Perhaps the most significant difference between the two is that in the present painting the figures, the table and the standing chair are abruptly cut off by the lower edge of the painting. No pavement can be seen. Thus, the viewer feels he is much closer to the action of the scene. The girl's direct gaze makes it impossible for the observer to revert to the comfortable, disengaged viewpoint of The Glass of Wine. Perhaps Vermeer attempted to revitalize his own compositional formula or those which had been invented by Pieter de Hooch.

While the similarities between the two works are striking, no scholar has ever advanced the idea that they were more than consecutive attempts at a similar motif and composition which, however, were meant as independent works to be viewed separately.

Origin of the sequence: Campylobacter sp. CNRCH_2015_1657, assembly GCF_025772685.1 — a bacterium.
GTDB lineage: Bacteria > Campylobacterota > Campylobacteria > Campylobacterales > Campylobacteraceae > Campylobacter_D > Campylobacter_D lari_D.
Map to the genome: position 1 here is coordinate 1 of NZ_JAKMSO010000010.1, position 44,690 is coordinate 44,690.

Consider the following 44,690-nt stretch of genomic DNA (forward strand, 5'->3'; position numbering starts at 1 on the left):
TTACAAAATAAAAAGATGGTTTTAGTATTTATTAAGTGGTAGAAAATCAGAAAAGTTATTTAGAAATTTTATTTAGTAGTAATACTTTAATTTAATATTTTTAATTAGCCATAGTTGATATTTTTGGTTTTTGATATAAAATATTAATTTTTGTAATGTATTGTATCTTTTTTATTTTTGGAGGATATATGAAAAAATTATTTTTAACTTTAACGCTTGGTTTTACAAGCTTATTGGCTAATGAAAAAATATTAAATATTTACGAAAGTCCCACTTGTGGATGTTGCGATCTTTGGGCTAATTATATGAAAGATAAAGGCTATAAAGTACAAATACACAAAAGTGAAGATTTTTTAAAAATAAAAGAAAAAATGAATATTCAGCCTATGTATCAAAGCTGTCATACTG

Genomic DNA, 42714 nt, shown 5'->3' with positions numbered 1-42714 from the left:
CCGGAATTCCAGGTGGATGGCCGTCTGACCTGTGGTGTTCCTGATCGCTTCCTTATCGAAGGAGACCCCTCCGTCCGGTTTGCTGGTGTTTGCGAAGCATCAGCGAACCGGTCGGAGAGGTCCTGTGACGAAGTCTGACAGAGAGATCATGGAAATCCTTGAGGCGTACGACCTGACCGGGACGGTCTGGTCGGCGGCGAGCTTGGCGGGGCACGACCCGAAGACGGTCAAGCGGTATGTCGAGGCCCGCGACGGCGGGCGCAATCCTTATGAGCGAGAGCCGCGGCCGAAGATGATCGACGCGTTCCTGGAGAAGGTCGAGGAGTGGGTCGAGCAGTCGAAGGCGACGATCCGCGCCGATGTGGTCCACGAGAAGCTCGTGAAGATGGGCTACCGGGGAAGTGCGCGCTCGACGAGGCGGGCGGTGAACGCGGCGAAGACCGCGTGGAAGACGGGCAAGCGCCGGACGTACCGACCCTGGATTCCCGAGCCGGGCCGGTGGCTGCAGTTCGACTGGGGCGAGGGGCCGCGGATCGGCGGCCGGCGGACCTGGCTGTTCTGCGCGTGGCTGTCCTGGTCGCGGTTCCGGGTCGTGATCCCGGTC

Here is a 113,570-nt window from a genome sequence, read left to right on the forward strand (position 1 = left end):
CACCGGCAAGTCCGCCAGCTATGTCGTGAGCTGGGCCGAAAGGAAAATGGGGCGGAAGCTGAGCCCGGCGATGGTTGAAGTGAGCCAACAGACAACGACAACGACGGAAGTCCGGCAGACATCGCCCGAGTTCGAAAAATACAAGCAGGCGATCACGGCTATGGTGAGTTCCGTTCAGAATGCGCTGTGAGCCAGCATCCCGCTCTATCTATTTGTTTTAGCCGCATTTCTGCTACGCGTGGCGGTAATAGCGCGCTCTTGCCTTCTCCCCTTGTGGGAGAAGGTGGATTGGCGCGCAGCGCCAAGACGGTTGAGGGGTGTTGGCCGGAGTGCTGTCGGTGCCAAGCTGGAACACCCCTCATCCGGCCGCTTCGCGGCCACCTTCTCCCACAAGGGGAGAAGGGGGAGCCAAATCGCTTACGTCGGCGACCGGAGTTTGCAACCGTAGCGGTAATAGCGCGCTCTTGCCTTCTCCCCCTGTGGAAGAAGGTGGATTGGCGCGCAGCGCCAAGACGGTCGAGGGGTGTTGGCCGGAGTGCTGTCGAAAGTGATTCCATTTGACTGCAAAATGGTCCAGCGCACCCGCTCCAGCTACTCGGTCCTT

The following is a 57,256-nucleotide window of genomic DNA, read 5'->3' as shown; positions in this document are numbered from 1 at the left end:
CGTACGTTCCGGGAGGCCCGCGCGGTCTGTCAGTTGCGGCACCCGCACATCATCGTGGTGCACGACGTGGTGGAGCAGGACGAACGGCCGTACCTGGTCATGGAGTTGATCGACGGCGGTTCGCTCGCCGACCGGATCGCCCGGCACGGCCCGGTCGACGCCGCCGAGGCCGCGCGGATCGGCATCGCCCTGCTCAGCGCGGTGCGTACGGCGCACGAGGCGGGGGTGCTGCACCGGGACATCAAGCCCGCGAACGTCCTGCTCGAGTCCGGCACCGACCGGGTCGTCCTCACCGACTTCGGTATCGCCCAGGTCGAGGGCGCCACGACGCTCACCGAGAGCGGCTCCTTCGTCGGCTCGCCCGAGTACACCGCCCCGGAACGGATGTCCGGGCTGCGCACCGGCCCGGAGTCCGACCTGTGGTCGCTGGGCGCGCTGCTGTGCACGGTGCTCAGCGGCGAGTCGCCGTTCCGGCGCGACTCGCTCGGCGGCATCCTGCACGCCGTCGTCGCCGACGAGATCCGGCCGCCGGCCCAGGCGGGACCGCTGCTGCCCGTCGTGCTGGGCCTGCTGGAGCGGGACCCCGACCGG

Pictorial commentators

Loose Company, Dirck van Baburen

Loose Company
Dirck van Baburen
Oil on canvas, 108 x 153 cm.
Mainz, Landesmuseum

Leon Battista Alberti, who invented linear perspective, wrote what was to become one of the most influential art treatises in the western tradition, De Pictura, published in 1435. Alongside his discussions of perspective, Alberti also furnished detailed instructions for making paintings. Among these, he suggested that artists might include a "commentator" to guide the spectator where to look and what visual connections to make. This sort of knowledgeable "insider," who straddles two worlds—that of the painting and that outside the painting—is simultaneously in the work, but not of the work.